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How to Raise Resilient Kids

How to Raise Resilient Kids

Raising Resilient Kids

While it’s natural to want to shield your child from disappointments, sadness, and anger, children learn valuable lessons when they experience that difficult situations are part of life. Although it’s not always easy, children can recover from these moments either on their own or with an adult’s support, and they will learn valuable lessons along the way. 

Why Is Resiliency Important?   

Everyone suffers emotional injuries while growing up – it’s normal to experience disappointment, frustration, criticism, and exclusion by peers. As part of healthy development, kids need to know that these moments of anxiety, sadness, and anger are temporary and can be repaired. Disappointments in themselves and in others are part of life, and difficult feelings and unfairness don’t last forever. 

Tips for Parents to Raise Resilient Kids  

  1. Let kids experience adversity. A child who’s caringly supported through — but not shielded from — adversity becomes a stronger child (and a stronger adult) who’s more empathetic as others face similar stresses.
  2. Allow “micro-failures.” Parents must be willing to let their children fall and pick themselves up. Making mistakes while young is essential to a child’s ability to overcome larger adversities later in life, and parents must resist the urge to intervene and rescue. 
  3. Participate sparingly in the “congratulatory culture.” When kids receive glowing praise for everything they do, they’re deprived of authentic feedback. They can become cynical or doubtful about their abilities. 
  4. Don’t overindulge. It’s okay for kids not to get everything they want or everything their friends have. They may have to earn some of the material things they desire or the privileges they seek. And it’s okay for kids to have to wait or prove they’re responsible. 
  5. Love them unconditionally. Parents must love who their children are, not what their children do. They must love them even if they make a B-minus and even if they don’t make the travel team.  
  6. Help your kids develop a skill or talent. While the differences between kids who have one, two, three, or more areas of interest and accomplishment are negligible, the difference between kids with one talent and none are significant. Adults should open as many doors as possible for kids to explore various interests and to proactively nurture at least one athletic, artistic, academic, or other area of talent the child can be proud of while growing up.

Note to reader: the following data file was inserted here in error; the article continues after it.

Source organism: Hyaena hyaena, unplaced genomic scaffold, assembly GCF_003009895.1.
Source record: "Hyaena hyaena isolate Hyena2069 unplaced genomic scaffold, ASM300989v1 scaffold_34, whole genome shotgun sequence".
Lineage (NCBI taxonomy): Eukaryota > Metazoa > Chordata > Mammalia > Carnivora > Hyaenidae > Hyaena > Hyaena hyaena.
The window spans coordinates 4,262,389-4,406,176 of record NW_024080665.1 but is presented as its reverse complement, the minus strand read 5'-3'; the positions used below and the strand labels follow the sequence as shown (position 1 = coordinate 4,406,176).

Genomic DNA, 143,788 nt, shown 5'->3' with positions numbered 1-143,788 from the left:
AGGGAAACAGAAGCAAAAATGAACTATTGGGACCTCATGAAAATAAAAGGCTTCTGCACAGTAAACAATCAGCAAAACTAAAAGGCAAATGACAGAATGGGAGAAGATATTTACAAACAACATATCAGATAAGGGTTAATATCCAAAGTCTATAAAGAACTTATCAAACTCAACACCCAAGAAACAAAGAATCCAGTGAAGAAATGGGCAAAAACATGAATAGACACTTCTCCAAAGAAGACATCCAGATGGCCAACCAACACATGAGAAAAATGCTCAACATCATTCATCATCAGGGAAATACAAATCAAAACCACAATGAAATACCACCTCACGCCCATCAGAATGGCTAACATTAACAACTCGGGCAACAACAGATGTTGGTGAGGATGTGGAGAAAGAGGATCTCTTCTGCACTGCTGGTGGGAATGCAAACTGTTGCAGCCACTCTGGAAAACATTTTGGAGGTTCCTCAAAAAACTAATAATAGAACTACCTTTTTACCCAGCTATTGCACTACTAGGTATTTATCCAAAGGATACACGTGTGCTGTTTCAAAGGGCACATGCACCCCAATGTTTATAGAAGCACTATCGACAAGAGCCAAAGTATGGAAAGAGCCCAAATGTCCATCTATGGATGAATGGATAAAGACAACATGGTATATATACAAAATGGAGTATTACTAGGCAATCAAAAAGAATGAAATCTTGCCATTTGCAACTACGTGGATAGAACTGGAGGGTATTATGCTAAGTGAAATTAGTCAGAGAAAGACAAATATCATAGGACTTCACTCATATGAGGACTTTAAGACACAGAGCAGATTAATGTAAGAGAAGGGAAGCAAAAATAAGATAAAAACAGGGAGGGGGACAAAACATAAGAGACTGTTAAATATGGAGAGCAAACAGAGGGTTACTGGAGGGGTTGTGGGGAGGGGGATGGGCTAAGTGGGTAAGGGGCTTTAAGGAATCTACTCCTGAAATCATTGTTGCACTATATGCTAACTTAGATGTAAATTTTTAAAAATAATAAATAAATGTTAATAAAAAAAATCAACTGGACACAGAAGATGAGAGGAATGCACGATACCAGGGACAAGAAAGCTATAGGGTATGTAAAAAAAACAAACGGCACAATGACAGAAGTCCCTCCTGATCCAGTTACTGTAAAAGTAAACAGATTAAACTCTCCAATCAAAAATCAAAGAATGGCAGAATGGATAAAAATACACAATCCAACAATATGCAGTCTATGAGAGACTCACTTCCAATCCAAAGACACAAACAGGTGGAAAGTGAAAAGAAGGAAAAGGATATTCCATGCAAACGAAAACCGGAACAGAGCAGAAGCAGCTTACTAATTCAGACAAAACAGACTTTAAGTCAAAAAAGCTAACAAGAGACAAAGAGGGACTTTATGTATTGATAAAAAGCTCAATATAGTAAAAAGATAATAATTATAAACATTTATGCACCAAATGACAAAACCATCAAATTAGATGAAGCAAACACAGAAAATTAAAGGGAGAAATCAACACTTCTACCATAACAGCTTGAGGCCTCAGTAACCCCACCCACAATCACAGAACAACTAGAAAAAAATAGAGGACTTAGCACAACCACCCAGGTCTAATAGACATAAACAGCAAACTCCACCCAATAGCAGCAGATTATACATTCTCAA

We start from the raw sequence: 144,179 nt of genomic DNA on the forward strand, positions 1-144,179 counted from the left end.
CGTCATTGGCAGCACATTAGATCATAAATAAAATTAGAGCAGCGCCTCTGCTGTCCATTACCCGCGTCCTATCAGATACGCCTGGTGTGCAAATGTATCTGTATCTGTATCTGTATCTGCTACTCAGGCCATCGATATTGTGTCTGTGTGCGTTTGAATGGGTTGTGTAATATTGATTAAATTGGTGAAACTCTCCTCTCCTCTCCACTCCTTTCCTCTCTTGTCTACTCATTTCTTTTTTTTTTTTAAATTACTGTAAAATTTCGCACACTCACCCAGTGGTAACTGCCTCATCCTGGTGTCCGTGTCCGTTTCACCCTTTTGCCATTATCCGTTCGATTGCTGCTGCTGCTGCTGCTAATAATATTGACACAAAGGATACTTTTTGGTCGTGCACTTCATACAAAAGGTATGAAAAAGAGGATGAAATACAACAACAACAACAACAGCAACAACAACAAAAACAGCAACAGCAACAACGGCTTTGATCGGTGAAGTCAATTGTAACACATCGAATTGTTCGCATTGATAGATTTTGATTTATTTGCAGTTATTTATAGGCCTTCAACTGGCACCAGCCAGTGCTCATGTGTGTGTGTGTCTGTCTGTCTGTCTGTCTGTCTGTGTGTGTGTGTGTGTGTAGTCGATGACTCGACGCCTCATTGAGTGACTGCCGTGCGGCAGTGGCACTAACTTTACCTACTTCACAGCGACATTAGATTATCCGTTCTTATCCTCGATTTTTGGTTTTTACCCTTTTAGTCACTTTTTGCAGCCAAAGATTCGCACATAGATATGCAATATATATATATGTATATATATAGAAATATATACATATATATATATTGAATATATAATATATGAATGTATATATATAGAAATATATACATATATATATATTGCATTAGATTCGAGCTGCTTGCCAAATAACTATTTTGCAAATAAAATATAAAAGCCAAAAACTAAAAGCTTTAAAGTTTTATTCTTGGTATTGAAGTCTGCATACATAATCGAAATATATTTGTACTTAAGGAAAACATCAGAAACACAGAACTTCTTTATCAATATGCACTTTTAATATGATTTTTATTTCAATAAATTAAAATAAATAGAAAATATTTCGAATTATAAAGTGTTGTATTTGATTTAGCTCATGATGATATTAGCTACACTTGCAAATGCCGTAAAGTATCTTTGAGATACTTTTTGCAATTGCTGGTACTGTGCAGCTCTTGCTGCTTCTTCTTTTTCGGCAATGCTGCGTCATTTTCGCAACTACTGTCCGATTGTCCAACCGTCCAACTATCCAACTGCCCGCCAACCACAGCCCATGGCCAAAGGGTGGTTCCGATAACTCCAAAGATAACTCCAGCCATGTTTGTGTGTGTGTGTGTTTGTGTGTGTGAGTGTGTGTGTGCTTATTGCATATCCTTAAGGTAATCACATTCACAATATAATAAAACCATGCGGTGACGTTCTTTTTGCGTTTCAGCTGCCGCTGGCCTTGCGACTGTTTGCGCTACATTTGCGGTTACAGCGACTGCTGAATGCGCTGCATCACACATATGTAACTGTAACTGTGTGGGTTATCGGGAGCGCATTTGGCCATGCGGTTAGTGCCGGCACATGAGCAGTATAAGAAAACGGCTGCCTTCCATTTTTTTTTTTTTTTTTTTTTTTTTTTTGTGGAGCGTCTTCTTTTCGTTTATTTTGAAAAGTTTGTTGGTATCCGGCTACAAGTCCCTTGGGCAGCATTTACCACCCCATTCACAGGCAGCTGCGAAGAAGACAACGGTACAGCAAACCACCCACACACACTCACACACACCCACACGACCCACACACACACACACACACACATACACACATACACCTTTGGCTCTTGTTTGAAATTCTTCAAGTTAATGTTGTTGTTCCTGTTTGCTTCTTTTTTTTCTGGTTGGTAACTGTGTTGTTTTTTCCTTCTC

Watch Out for these Warning Signs in Kids 

While it's normal for young people to experience a wide range of emotions, including sadness, there are warning signs of more serious issues, identified in the acronym FACTS: 

  • Feelings: Expressing hopelessness about the future. 
  • Actions: Displaying severe/overwhelming pain or distress. 
  • Changes: Showing worrisome behavior cues or marked changes in behavior (including withdrawal from friends or changes in social activities), anger or hostility, or changes in sleep patterns. 
  • Threats: Talking about, writing about, or making plans for suicide. 
  • Situations: Experiencing stressful situations including those that involve loss or change, create personal humiliation, or involve getting into trouble at home, in school, or with the law. These types of situations can serve as triggers for suicide.

One Group That's Helping: Hope4Utah 

 In 2005, suicide prevention expert Greg Hudnall, EdD, implemented peer-to-peer HOPE Squads in schools in Provo, Utah, to change the district’s approach to suicide prevention. HOPE Squads are student groups trained to identify suicide warning signs in their peers and alert adults to those signs. Dr. Hudnall founded Hope4Utah on the proven success of the peer-to-peer Hope Squad model he pioneered in the Provo City School District. 
The program has gained national attention from the U.S. Surgeon General and U.S. Department of Health and Human Services, and it has spread throughout Utah and into Alaska, North Carolina, Texas, Wyoming, Indiana, and Oklahoma. In 2016 alone, HOPE Squads referred more than 1,800 kids for professional help, and more than 200 were hospitalized. 

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